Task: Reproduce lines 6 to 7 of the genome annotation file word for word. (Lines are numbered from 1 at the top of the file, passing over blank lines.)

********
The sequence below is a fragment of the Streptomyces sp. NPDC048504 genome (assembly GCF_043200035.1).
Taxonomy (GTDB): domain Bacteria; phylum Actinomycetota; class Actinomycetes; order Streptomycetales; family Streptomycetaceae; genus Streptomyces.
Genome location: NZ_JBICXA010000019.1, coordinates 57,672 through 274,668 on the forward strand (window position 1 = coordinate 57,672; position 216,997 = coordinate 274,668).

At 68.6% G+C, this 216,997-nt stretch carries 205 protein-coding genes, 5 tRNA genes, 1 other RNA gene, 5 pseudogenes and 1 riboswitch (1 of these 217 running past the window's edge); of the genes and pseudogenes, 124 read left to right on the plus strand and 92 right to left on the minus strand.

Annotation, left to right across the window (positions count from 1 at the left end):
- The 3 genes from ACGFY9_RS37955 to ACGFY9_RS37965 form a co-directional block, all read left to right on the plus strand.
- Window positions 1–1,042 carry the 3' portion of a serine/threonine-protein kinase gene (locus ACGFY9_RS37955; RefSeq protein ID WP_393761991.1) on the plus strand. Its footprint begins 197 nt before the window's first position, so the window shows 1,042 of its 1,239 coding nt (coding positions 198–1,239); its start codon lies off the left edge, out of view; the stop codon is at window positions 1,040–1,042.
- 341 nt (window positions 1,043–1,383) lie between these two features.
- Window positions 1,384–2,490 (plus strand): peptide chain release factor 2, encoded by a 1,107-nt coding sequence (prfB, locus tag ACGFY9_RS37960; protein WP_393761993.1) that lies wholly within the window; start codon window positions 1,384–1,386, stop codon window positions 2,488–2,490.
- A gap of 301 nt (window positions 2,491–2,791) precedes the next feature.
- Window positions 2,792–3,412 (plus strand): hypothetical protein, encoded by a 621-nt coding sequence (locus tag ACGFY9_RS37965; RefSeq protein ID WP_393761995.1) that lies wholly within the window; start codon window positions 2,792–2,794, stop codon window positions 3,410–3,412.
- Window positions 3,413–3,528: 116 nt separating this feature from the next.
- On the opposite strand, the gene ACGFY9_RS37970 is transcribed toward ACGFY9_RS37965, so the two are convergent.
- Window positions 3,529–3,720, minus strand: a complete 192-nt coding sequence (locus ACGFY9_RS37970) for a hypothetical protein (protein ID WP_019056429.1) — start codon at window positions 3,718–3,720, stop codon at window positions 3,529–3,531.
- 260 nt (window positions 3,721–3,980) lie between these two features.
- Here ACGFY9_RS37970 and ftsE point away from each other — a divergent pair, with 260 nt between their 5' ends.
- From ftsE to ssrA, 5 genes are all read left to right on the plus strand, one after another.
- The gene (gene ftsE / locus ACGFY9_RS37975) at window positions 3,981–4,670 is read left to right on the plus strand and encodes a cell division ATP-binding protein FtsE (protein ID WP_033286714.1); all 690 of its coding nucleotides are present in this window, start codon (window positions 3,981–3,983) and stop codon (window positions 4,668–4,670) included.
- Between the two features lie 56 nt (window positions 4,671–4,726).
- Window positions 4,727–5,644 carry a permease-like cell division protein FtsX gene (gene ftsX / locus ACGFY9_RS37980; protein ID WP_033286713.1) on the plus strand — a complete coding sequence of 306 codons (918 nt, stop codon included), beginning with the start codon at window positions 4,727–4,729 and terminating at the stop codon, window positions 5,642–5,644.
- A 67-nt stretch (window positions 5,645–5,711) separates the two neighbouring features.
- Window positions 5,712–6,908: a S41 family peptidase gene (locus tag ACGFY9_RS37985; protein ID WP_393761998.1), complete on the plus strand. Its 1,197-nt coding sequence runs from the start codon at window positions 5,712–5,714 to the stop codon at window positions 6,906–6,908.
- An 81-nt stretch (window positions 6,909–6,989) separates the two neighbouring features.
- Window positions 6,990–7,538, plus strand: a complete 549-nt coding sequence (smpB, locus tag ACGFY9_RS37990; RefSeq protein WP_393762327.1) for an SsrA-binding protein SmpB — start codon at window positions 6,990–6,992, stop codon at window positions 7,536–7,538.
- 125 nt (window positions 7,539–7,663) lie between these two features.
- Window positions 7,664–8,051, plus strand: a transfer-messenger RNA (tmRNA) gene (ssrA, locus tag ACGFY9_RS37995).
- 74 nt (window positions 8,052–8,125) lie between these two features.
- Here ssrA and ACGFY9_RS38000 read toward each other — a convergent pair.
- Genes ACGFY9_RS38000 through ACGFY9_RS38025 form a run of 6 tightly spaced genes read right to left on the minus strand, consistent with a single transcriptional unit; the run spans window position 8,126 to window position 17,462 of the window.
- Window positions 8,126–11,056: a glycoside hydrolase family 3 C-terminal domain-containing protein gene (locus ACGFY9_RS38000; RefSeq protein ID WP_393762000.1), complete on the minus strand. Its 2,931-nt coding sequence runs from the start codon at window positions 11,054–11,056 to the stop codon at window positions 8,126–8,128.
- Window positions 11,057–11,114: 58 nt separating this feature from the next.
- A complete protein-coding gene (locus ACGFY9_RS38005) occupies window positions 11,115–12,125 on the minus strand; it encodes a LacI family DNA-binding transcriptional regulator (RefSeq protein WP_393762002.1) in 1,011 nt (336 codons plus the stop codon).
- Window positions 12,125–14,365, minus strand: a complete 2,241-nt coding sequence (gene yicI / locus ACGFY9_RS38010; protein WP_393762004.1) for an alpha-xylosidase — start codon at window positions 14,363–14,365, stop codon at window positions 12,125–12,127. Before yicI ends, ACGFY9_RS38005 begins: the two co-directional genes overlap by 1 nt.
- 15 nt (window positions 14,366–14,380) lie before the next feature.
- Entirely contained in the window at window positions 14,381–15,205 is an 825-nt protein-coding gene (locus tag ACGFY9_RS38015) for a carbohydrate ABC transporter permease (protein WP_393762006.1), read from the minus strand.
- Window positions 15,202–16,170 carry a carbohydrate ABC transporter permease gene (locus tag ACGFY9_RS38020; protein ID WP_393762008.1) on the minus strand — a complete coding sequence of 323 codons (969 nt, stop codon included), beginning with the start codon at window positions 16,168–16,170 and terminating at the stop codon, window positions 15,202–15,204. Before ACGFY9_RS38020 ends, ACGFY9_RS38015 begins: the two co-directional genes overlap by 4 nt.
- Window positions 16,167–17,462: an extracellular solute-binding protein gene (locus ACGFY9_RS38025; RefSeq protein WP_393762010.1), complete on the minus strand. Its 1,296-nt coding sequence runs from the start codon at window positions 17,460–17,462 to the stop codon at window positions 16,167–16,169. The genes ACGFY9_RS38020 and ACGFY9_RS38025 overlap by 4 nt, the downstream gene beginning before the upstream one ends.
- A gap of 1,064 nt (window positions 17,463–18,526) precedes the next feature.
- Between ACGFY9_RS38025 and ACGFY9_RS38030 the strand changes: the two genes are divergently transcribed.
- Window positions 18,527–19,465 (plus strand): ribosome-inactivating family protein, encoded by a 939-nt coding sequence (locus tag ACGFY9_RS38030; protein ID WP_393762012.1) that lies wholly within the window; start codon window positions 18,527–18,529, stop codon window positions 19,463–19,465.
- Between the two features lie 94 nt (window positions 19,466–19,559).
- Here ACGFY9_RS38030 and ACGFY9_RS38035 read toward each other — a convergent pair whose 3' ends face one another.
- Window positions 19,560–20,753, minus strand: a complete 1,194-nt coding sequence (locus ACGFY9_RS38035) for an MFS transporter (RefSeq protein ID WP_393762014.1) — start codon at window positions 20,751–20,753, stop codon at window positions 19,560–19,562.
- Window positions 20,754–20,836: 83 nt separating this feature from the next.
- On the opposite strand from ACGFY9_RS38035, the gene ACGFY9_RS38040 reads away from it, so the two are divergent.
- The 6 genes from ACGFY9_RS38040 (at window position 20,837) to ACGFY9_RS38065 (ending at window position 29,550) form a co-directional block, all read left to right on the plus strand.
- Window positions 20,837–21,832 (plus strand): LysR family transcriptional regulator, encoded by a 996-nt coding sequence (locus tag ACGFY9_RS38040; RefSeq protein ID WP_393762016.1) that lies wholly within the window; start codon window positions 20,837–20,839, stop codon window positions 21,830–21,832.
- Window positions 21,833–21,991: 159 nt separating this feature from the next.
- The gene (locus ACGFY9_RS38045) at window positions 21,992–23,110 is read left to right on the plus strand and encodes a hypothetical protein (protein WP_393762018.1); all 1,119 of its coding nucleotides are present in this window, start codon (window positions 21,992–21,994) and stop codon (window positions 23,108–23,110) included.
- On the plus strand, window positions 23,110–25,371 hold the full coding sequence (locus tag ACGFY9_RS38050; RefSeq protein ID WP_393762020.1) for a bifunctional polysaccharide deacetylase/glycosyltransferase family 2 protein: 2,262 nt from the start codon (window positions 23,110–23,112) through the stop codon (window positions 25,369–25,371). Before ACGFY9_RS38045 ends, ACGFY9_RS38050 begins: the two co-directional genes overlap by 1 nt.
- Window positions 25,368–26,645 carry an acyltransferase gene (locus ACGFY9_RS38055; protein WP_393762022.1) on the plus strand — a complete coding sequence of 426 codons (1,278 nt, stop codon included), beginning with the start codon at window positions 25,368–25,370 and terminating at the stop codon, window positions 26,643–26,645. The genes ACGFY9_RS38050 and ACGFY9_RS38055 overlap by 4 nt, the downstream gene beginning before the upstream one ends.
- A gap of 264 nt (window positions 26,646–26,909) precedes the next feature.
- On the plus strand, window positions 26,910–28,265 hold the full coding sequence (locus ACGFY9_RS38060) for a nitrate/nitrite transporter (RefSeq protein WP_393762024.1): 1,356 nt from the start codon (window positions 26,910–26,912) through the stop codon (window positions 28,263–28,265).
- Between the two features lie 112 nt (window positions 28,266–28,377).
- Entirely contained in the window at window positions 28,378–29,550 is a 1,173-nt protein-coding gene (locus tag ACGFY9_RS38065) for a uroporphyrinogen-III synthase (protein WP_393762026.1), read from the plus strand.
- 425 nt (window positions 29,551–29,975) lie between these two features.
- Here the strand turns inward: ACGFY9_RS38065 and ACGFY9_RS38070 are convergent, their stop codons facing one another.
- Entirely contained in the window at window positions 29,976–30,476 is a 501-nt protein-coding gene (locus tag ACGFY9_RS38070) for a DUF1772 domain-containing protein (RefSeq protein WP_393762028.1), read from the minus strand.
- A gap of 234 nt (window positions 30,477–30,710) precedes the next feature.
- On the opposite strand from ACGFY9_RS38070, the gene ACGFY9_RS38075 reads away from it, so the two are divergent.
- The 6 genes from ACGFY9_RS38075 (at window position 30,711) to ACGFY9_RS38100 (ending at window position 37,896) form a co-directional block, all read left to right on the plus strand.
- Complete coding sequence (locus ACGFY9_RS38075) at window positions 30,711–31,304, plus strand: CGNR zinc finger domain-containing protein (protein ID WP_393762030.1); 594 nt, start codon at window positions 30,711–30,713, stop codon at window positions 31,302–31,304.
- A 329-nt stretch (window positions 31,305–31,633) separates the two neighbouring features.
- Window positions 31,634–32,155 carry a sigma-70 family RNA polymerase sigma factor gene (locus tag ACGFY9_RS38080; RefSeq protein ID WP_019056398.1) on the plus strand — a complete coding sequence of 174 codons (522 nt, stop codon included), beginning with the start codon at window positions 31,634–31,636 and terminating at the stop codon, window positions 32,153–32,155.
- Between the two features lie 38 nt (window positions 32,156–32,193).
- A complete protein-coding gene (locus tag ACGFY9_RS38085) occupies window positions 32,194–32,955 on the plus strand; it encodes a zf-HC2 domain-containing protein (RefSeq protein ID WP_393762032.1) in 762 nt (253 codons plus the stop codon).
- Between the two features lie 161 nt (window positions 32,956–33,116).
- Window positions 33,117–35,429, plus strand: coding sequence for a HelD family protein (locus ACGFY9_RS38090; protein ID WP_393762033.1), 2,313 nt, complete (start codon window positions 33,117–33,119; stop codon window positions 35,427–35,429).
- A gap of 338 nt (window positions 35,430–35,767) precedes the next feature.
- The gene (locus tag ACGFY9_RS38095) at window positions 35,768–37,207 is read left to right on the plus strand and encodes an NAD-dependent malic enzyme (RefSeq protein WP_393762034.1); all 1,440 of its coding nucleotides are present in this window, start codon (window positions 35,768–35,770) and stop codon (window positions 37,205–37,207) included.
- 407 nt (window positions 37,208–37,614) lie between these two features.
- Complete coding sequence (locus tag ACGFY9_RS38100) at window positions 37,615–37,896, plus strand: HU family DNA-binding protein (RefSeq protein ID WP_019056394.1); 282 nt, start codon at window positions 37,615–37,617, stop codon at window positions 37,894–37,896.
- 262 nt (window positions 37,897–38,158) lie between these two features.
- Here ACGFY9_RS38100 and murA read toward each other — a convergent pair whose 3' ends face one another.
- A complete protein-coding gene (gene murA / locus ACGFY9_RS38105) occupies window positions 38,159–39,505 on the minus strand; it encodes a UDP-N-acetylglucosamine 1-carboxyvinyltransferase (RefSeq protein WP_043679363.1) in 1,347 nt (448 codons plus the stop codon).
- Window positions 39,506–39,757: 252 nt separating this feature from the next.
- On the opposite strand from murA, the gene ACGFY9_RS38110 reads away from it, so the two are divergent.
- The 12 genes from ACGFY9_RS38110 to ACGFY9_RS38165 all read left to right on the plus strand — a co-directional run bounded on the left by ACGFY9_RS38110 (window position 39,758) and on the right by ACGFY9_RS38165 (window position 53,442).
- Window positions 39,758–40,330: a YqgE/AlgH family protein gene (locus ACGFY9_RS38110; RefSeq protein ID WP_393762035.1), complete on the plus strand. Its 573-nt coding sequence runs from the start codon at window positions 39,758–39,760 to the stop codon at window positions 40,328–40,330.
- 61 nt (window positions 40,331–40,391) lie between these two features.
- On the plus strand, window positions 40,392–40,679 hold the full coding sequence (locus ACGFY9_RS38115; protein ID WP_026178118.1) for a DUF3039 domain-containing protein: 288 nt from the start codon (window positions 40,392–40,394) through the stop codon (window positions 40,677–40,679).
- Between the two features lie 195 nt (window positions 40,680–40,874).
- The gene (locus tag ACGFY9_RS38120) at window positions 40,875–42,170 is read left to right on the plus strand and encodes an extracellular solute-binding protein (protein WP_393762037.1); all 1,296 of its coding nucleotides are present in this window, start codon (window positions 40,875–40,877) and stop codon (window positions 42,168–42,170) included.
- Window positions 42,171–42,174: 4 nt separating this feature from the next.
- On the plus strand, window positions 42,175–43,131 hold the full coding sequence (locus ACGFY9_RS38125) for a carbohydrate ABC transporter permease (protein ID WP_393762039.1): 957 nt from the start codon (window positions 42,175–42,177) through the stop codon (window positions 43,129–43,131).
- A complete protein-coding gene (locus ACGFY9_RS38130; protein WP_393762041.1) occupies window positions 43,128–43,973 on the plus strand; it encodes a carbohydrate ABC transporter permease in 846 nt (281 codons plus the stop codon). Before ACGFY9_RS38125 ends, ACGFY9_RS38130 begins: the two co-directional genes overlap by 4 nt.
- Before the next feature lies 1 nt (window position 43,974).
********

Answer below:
- The 3 genes from ACGFY9_RS37955 to ACGFY9_RS37965 form a co-directional block, all read left to right on the plus strand.
- Window positions 1–1,042 carry the 3' portion of a serine/threonine-protein kinase gene (locus ACGFY9_RS37955; RefSeq protein ID WP_393761991.1) on the plus strand. Its footprint begins 197 nt before the window's first position, so the window shows 1,042 of its 1,239 coding nt (coding positions 198–1,239); its start codon lies off the left edge, out of view; the stop codon is at window positions 1,040–1,042.